There are more subtle skills that it’s not easy to observe in others: control over the pace of the conversation, the subtle tonal changes of direction, empathetic shifts in body language. Being able to manage the arc of the intervention and end on the right note can be the difference between compliance and crisis. Your behaviour directly influences the outcome. From the time you take to calmly repeat instructions to the contrast you make with a sharp ‘No’, it’s the unseen skills that are pivotal. The skill is in decelerating, in slowing down the rush towards consequence and encouraging pause for thought. Offering to ‘make a deal’, giving the child a clear choice, walking away and giving ‘take up’ time, waiting for the tears to stop, diverting attention, refocusing on the rules, criticising the behaviour and not the child. For some children, the distance between emotional upset and physical aggression is short. The quicker you can decelerate, the less chance you have of the legs kicking out or the hands grabbing for hair.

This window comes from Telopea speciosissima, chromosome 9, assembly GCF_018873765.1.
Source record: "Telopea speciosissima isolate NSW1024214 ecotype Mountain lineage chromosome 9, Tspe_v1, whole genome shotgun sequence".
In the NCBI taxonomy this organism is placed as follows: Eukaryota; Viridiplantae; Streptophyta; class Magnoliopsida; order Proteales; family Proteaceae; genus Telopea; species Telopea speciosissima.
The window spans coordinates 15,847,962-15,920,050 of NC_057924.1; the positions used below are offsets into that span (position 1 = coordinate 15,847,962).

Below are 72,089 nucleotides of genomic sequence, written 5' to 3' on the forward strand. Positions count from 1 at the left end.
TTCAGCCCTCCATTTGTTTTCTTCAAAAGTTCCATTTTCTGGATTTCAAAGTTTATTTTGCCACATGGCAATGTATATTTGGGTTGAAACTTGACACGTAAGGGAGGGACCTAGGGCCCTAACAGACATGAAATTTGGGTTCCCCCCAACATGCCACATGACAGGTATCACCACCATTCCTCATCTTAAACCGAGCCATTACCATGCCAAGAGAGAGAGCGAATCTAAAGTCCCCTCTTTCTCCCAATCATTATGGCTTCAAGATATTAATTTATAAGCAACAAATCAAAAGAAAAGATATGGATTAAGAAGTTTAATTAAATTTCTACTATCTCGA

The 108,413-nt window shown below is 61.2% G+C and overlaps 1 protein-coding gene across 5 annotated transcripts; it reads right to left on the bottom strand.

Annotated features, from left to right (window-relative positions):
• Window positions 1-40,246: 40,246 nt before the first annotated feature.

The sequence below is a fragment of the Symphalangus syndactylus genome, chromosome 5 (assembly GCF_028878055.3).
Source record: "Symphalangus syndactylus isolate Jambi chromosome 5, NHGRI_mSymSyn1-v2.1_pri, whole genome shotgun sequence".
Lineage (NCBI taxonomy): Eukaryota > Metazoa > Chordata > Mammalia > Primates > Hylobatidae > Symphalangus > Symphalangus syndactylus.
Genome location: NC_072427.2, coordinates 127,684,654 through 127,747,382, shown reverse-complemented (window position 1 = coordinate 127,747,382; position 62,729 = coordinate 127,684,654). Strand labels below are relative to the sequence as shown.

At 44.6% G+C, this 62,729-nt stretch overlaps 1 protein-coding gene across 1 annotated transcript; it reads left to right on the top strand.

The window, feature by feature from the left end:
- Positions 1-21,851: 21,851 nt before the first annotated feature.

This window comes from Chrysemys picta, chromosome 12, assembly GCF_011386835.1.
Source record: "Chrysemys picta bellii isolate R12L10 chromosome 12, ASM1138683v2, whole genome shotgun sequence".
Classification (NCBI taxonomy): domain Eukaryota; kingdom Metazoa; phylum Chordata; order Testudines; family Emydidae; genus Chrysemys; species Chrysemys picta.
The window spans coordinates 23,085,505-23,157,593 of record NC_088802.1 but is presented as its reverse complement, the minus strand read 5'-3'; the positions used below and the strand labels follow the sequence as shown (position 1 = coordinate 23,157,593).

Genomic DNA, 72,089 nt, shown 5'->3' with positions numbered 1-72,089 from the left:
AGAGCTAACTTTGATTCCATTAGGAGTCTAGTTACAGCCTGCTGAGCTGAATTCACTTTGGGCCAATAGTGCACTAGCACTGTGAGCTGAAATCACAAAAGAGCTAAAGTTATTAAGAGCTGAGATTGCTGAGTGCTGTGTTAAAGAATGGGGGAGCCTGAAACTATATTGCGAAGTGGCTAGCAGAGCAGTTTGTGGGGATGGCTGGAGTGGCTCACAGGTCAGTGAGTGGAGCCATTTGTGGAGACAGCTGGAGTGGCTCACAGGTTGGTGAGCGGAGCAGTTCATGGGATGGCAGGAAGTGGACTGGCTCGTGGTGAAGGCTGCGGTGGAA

When you intervene to stop poor behaviour, it’s the model that you give to the child that is critical. Not simply the model of your own calm and assertive behaviour but the example that you use of the child’s previous conduct. “Do you remember when I gave you the sticker before, that is the behaviour that I need to see from you, that is the lovely Sam that we know.” Of course, you’ll need to expend energy in creating this anchor, in catching children behaving well and marking the moment. It’s time well spent and should be the foundation for all of the work you do on behaviour.